I had heard of this book many times before, but it wasn’t until I shared the stage with Donald Miller at Business Boutique, a 3,000-person event in Nashville, that I realized just how impactful his message is. I witnessed only a small portion of Donald’s message on stage, but the little I heard was enough for me to finally pick up Building a StoryBrand—and I am so happy I did.
What I love most about Building a StoryBrand (Amazon link) is its absolute focus on the importance of your story. There is nothing more important when it comes to selling—whether it’s a product, an idea, a message you’re trying to get across or convince someone to take action on—than your story. [Full Disclosure: As an affiliate, I receive compensation if you purchase through this link.]
Where most business leaders and entrepreneurs flub is in their messaging. Ask any beginning entrepreneur to explain their business, and it’s usually a long-winded explanation that takes a day-and-a-half to get to the point. When you’re starting out, that’s okay. It’s hard to know exactly what to say about your brand and how to say it.
But, thankfully—a huge help—with this book you can clarify that message using a specific framework Donald shares called the “SB7 Framework.”
The SB7 Framework consists of:
- Character. (i.e. Your customer. Hint: you are not the hero of your story. Your customer is.)
- Has a problem. Any good business solves a problem, but the big distinction here is that it’s not solving an external problem; it’s solving the internal one that’s usually hidden underneath.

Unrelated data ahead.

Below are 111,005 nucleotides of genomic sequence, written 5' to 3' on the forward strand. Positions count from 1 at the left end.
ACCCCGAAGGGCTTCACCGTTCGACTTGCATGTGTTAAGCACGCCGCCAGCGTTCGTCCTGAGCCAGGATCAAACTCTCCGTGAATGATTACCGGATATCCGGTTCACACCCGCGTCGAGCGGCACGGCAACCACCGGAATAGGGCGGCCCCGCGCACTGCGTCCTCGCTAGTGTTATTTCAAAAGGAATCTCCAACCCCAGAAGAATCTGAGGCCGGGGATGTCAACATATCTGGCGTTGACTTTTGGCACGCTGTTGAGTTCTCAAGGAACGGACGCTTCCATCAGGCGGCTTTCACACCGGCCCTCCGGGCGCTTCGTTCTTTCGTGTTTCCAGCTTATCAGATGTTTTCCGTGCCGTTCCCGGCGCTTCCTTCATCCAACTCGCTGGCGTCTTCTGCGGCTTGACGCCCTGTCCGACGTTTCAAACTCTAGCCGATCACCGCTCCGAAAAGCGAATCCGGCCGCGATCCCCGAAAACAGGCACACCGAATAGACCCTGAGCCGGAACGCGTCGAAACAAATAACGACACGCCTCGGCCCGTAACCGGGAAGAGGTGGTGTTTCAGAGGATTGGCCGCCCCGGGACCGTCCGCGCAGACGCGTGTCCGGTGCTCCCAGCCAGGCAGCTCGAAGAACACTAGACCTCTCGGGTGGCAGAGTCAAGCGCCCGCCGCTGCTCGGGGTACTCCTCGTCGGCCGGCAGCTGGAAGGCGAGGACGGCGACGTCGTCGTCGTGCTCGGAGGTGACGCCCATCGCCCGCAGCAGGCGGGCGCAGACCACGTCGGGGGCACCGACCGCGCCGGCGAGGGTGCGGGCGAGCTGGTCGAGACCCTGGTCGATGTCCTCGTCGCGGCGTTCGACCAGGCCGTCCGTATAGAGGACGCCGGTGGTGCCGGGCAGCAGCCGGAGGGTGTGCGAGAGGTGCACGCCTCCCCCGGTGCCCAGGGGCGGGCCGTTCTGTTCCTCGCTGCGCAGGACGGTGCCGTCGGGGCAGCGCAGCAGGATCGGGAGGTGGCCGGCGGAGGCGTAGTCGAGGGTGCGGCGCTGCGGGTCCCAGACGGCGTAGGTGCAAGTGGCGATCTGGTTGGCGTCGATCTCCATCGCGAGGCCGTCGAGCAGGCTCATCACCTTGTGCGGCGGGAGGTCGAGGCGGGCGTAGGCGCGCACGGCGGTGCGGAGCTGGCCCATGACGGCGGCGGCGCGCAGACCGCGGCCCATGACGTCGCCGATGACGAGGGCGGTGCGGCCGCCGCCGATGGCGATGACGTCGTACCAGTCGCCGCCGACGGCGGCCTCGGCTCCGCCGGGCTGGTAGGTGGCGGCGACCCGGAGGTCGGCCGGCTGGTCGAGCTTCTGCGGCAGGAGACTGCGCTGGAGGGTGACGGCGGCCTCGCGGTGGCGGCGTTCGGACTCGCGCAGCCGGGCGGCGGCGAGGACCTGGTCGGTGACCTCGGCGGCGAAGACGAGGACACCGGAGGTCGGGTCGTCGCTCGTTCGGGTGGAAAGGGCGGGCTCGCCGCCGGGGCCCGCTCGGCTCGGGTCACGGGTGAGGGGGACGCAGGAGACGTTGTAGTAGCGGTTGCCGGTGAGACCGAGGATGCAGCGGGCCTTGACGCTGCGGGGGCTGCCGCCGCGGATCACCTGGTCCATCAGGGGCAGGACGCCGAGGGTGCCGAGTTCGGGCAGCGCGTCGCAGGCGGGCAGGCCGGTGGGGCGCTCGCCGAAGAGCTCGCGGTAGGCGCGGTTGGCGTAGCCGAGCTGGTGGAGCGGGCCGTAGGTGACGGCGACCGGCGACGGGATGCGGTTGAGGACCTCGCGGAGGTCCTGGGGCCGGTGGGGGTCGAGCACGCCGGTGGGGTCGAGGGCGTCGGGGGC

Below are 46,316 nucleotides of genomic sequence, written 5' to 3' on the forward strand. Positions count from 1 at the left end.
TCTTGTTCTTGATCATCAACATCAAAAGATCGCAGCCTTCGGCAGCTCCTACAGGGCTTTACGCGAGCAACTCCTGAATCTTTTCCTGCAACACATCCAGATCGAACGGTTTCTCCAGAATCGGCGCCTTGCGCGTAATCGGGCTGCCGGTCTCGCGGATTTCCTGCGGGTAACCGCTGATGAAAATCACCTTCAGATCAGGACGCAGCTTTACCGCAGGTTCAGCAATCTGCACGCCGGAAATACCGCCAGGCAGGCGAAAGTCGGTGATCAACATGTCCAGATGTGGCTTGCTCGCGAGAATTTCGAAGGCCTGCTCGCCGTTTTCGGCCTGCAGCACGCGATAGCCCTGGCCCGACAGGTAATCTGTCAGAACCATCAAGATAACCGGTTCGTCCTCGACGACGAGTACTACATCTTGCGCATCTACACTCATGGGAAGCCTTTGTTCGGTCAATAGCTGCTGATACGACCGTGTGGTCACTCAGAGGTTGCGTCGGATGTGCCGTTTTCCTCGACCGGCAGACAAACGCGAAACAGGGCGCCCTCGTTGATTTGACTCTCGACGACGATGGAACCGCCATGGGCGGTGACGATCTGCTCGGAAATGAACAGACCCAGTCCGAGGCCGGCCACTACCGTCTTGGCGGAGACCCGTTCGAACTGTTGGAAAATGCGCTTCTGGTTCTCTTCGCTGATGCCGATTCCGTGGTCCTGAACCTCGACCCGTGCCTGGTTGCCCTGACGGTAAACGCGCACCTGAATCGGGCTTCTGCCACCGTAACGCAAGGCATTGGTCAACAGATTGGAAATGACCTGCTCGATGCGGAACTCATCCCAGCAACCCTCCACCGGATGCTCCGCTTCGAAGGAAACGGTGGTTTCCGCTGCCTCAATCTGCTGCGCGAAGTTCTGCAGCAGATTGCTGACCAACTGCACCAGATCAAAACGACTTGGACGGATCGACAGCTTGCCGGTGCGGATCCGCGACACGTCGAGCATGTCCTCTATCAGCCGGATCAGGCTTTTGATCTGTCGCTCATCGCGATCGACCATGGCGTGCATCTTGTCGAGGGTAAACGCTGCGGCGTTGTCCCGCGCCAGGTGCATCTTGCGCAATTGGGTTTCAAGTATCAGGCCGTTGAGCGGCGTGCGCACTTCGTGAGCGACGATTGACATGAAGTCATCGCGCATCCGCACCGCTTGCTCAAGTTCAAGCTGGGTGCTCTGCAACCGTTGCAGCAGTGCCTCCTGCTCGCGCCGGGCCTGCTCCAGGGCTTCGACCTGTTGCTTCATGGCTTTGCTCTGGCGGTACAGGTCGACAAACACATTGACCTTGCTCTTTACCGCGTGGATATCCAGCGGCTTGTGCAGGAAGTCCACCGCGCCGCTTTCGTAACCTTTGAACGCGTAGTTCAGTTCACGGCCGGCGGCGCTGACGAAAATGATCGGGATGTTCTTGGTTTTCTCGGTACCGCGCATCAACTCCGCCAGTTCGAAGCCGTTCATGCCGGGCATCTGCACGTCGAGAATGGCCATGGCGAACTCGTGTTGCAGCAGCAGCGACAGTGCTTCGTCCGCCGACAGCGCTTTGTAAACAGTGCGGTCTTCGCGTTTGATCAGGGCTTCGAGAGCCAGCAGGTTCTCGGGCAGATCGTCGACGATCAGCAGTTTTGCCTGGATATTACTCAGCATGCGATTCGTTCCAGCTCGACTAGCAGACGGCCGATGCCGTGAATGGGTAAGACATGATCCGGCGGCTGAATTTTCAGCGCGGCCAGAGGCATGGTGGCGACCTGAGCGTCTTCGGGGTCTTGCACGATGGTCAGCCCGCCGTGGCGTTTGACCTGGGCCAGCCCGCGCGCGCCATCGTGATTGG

- And meets a guide. (That’s you, or your business.)
- Who gives them a plan.
- And calls them to action. (As Miller says, people don’t take action, unless called upon to take action.)
- That helps them avoid failure.
- And ends in success.
You may have seen similar frameworks to this before; I know I’ve learned similar things in the past, including the “I help _______ get _________ by _________ “ exercise. But, in Building a StoryBrand, Donald does a unique and wonderful thing by putting the customer into the hero spot. You just happen to be a part of their journey, not the other way around. I love that perspective. Whenever I’ve sold anything, I’ve told my story, and the solution I share is just naturally part of that story; not anything forced or shoved down anyone’s throats.
What I really love about this book is that it’s super actionable. It reminds me a lot of my book, Will It Fly?, in that it helps the reader progress by taking action all the way through, and you can really feel the small wins piling on themselves each step of the way. This book goes deep into one of the sections I talk about in Will It Fly?—about clarifying your message, or your position in the marketplace—and I’m so glad he does because this is really the most crucial step of the process. Once you clarify the story (again, not your story, but the story you’re creating for others) it makes everything else fall into place quite nicely; and then the selling just becomes a natural part of the story, and something your customers will want to take part in.
I definitely recommend Building a StoryBrand for any business or future business owner.Buy the Book on Amazon